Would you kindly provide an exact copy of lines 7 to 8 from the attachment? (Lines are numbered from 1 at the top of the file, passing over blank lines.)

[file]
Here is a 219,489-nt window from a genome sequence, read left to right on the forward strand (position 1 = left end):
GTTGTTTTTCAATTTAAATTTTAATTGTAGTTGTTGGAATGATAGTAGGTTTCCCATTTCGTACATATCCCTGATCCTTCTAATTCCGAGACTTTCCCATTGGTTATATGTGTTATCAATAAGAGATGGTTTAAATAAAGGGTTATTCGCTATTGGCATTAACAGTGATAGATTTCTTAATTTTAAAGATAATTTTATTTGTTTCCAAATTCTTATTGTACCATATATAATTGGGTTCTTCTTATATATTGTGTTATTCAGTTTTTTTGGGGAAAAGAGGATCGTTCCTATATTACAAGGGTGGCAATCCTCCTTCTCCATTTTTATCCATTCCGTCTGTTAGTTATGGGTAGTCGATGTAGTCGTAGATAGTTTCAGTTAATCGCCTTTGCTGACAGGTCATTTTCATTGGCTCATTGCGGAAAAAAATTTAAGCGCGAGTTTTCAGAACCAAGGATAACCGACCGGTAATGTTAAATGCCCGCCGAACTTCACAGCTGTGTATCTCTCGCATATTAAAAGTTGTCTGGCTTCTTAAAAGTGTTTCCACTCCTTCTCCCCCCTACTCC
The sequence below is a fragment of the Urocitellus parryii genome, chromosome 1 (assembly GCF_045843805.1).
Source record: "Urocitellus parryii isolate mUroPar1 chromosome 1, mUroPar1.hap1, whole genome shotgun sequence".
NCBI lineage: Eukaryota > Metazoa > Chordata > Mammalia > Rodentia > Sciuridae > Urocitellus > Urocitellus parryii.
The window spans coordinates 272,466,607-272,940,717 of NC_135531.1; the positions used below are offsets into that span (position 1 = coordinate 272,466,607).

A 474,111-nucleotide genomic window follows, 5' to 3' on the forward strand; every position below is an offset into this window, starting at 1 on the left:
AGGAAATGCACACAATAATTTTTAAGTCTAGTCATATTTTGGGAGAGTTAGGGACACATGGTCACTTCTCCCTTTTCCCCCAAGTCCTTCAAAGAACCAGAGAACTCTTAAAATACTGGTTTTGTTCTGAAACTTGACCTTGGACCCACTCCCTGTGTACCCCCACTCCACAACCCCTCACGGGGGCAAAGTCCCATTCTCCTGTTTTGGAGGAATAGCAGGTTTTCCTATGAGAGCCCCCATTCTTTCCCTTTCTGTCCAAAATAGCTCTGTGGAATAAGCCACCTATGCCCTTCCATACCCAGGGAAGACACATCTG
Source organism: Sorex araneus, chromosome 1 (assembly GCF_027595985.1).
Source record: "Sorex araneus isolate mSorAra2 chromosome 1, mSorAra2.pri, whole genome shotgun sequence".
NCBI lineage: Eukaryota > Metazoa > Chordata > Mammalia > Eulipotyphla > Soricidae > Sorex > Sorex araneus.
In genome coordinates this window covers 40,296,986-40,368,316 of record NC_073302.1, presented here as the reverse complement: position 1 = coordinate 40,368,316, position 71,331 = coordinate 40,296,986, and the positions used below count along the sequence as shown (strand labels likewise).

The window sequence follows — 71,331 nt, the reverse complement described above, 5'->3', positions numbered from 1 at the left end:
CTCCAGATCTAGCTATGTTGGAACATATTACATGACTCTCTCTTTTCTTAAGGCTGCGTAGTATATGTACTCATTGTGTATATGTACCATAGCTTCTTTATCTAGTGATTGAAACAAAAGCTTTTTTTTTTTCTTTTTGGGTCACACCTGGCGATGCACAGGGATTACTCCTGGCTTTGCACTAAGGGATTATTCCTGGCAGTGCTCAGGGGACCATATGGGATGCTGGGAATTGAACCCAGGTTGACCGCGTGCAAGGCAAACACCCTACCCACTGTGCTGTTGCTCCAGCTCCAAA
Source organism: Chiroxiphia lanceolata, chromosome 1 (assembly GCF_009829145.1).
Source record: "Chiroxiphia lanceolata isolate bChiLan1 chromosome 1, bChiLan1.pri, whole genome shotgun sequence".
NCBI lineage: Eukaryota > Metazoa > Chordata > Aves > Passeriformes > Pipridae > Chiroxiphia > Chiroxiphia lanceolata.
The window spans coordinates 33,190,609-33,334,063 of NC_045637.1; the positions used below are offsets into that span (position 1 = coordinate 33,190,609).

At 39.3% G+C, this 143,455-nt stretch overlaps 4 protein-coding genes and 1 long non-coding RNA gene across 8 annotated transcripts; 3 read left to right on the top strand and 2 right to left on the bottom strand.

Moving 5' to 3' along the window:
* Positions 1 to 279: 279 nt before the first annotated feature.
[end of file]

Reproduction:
A 474,111-nucleotide genomic window follows, 5' to 3' on the forward strand; every position below is an offset into this window, starting at 1 on the left:
AGGAAATGCACACAATAATTTTTAAGTCTAGTCATATTTTGGGAGAGTTAGGGACACATGGTCACTTCTCCCTTTTCCCCCAAGTCCTTCAAAGAACCAGAGAACTCTTAAAATACTGGTTTTGTTCTGAAACTTGACCTTGGACCCACTCCCTGTGTACCCCCACTCCACAACCCCTCACGGGGGCAAAGTCCCATTCTCCTGTTTTGGAGGAATAGCAGGTTTTCCTATGAGAGCCCCCATTCTTTCCCTTTCTGTCCAAAATAGCTCTGTGGAATAAGCCACCTATGCCCTTCCATACCCAGGGAAGACACATCTG